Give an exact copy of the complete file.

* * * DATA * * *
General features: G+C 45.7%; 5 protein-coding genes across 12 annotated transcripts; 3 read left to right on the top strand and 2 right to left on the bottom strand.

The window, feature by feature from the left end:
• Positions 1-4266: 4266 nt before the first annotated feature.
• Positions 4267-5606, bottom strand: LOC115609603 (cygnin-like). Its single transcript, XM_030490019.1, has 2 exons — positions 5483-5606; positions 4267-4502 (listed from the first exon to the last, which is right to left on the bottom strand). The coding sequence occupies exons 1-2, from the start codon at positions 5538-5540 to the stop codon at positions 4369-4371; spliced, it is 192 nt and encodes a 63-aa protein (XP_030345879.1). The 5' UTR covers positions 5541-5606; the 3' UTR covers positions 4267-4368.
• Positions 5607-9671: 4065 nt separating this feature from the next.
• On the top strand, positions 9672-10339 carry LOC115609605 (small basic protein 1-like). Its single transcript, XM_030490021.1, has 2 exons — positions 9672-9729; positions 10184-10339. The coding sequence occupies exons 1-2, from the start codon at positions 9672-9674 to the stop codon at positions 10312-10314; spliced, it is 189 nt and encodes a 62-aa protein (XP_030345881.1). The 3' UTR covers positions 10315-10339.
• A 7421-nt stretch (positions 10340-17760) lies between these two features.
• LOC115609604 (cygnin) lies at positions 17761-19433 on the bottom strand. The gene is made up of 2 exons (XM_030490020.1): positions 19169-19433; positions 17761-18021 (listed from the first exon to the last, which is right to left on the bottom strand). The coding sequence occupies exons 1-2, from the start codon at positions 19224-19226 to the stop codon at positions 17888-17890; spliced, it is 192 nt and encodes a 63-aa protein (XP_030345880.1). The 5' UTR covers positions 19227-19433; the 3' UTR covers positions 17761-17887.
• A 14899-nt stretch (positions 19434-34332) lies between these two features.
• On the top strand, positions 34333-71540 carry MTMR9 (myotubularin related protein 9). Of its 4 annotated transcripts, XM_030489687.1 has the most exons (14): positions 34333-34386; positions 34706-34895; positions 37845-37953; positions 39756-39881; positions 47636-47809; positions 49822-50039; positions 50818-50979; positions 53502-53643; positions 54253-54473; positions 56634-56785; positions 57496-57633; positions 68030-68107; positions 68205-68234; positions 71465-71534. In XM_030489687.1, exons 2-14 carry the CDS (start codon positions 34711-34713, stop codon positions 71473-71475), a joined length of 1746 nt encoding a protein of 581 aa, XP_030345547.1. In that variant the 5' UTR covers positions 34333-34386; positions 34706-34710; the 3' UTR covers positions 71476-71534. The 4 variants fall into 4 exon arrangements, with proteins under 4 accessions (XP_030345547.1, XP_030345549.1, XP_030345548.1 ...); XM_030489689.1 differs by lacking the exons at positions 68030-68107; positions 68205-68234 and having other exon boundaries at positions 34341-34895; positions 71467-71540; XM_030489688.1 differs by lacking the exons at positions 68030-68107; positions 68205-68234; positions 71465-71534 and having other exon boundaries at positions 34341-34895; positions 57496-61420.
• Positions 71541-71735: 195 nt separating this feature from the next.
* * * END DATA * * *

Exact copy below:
General features: G+C 45.7%; 5 protein-coding genes across 12 annotated transcripts; 3 read left to right on the top strand and 2 right to left on the bottom strand.

The window, feature by feature from the left end:
• Positions 1-4266: 4266 nt before the first annotated feature.
• Positions 4267-5606, bottom strand: LOC115609603 (cygnin-like). Its single transcript, XM_030490019.1, has 2 exons — positions 5483-5606; positions 4267-4502 (listed from the first exon to the last, which is right to left on the bottom strand). The coding sequence occupies exons 1-2, from the start codon at positions 5538-5540 to the stop codon at positions 4369-4371; spliced, it is 192 nt and encodes a 63-aa protein (XP_030345879.1). The 5' UTR covers positions 5541-5606; the 3' UTR covers positions 4267-4368.
• Positions 5607-9671: 4065 nt separating this feature from the next.
• On the top strand, positions 9672-10339 carry LOC115609605 (small basic protein 1-like). Its single transcript, XM_030490021.1, has 2 exons — positions 9672-9729; positions 10184-10339. The coding sequence occupies exons 1-2, from the start codon at positions 9672-9674 to the stop codon at positions 10312-10314; spliced, it is 189 nt and encodes a 62-aa protein (XP_030345881.1). The 3' UTR covers positions 10315-10339.
• A 7421-nt stretch (positions 10340-17760) lies between these two features.
• LOC115609604 (cygnin) lies at positions 17761-19433 on the bottom strand. The gene is made up of 2 exons (XM_030490020.1): positions 19169-19433; positions 17761-18021 (listed from the first exon to the last, which is right to left on the bottom strand). The coding sequence occupies exons 1-2, from the start codon at positions 19224-19226 to the stop codon at positions 17888-17890; spliced, it is 192 nt and encodes a 63-aa protein (XP_030345880.1). The 5' UTR covers positions 19227-19433; the 3' UTR covers positions 17761-17887.
• A 14899-nt stretch (positions 19434-34332) lies between these two features.
• On the top strand, positions 34333-71540 carry MTMR9 (myotubularin related protein 9). Of its 4 annotated transcripts, XM_030489687.1 has the most exons (14): positions 34333-34386; positions 34706-34895; positions 37845-37953; positions 39756-39881; positions 47636-47809; positions 49822-50039; positions 50818-50979; positions 53502-53643; positions 54253-54473; positions 56634-56785; positions 57496-57633; positions 68030-68107; positions 68205-68234; positions 71465-71534. In XM_030489687.1, exons 2-14 carry the CDS (start codon positions 34711-34713, stop codon positions 71473-71475), a joined length of 1746 nt encoding a protein of 581 aa, XP_030345547.1. In that variant the 5' UTR covers positions 34333-34386; positions 34706-34710; the 3' UTR covers positions 71476-71534. The 4 variants fall into 4 exon arrangements, with proteins under 4 accessions (XP_030345547.1, XP_030345549.1, XP_030345548.1 ...); XM_030489689.1 differs by lacking the exons at positions 68030-68107; positions 68205-68234 and having other exon boundaries at positions 34341-34895; positions 71467-71540; XM_030489688.1 differs by lacking the exons at positions 68030-68107; positions 68205-68234; positions 71465-71534 and having other exon boundaries at positions 34341-34895; positions 57496-61420.
• Positions 71541-71735: 195 nt separating this feature from the next.